Don’t give up what you want most for something you want now. If, as Mormon tells his son, virtue is most precious and dear above all things (see Moro. 9:9), then it is worth sacrificing for.
So I encourage you to spend some time thinking about what you want your kisses to mean and who you want to share them with. Maybe you'll find that putting an age on kissing isn't really the right approach, but maybe it's deciding to wait until the appropriate time and with the right person, keeping in mind that kissing is sacred and meaningful.

How Much Kissing Is Too Much?

The topic of kissing requires you to change your perspective a bit. The world would want you to think, "How far can I go without getting into trouble?" but the Lord wants us to think more along the lines of, "How can I keep myself pure?" 

I know I'm being repetitive, but remember that the world makes us think that physical affection is the purpose of a relationship. However, we need to be VERY careful not to follow this thinking. In the February 1971 New Era, Lowell L. Bennion shared great insight on this question of "How much kissing is too much?":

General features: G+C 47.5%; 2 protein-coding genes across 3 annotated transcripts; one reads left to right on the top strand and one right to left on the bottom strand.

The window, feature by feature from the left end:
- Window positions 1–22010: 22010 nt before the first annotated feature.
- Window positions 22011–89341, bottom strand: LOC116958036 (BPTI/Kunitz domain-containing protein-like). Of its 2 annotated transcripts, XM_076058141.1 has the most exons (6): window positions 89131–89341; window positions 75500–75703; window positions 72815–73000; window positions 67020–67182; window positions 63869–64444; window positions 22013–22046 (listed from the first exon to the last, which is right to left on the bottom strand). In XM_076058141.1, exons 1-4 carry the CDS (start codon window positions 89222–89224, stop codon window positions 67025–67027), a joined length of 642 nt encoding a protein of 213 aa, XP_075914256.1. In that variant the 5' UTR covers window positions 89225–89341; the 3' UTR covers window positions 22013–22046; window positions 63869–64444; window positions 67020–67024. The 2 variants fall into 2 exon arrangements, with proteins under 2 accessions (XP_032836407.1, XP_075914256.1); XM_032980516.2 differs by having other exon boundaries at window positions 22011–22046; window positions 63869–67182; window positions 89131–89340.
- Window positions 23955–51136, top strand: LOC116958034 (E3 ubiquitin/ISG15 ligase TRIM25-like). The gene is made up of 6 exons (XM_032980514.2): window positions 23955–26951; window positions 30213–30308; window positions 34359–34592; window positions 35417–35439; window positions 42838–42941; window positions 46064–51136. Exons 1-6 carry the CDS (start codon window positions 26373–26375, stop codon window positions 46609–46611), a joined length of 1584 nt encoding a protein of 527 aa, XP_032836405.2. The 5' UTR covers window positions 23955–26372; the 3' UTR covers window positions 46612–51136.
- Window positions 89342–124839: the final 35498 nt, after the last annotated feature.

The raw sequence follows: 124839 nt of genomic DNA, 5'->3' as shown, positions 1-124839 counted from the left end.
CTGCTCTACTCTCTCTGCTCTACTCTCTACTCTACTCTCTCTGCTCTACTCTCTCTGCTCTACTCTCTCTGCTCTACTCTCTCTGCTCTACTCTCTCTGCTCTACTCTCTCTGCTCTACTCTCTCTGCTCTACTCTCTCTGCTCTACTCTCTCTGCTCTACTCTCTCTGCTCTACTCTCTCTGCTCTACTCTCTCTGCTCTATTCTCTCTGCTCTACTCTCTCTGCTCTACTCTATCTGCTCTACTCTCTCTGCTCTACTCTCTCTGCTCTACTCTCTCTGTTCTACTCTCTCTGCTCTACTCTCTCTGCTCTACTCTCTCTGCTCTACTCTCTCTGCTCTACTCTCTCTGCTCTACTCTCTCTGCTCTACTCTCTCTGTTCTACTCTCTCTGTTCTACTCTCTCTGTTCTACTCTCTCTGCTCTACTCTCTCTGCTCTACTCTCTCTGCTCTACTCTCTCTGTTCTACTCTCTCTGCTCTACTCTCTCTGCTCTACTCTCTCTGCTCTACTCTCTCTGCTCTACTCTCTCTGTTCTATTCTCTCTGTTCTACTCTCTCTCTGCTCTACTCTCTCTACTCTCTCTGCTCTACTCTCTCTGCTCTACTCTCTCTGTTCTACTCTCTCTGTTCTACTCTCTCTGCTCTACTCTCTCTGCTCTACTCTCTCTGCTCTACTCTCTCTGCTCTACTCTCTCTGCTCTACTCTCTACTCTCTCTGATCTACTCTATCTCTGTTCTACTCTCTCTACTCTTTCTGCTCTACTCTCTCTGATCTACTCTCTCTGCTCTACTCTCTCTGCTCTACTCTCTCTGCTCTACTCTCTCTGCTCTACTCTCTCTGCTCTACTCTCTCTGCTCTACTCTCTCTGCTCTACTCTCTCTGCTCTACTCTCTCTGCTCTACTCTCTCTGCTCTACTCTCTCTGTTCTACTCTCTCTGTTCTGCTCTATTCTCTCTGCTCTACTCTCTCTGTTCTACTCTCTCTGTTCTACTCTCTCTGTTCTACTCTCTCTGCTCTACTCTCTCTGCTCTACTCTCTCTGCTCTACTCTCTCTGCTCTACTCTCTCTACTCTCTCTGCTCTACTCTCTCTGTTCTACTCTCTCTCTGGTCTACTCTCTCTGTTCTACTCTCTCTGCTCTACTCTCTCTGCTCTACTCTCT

Granted [physical affection] is the trend of the day . But there are good reasons why you should be discriminating and self-controlled in your giving of affection. As you are aware, kissing is more stimulating than satisfying; consequently, it invites more and more. Once a couple begins to share affection in a kissing—or in other words, a physical—way, this activity tends to become the focus of interest. Often such a couple ceases to explore the other significant dimensions of personality: mind, character, maturity, religious faith, moral values, and goals.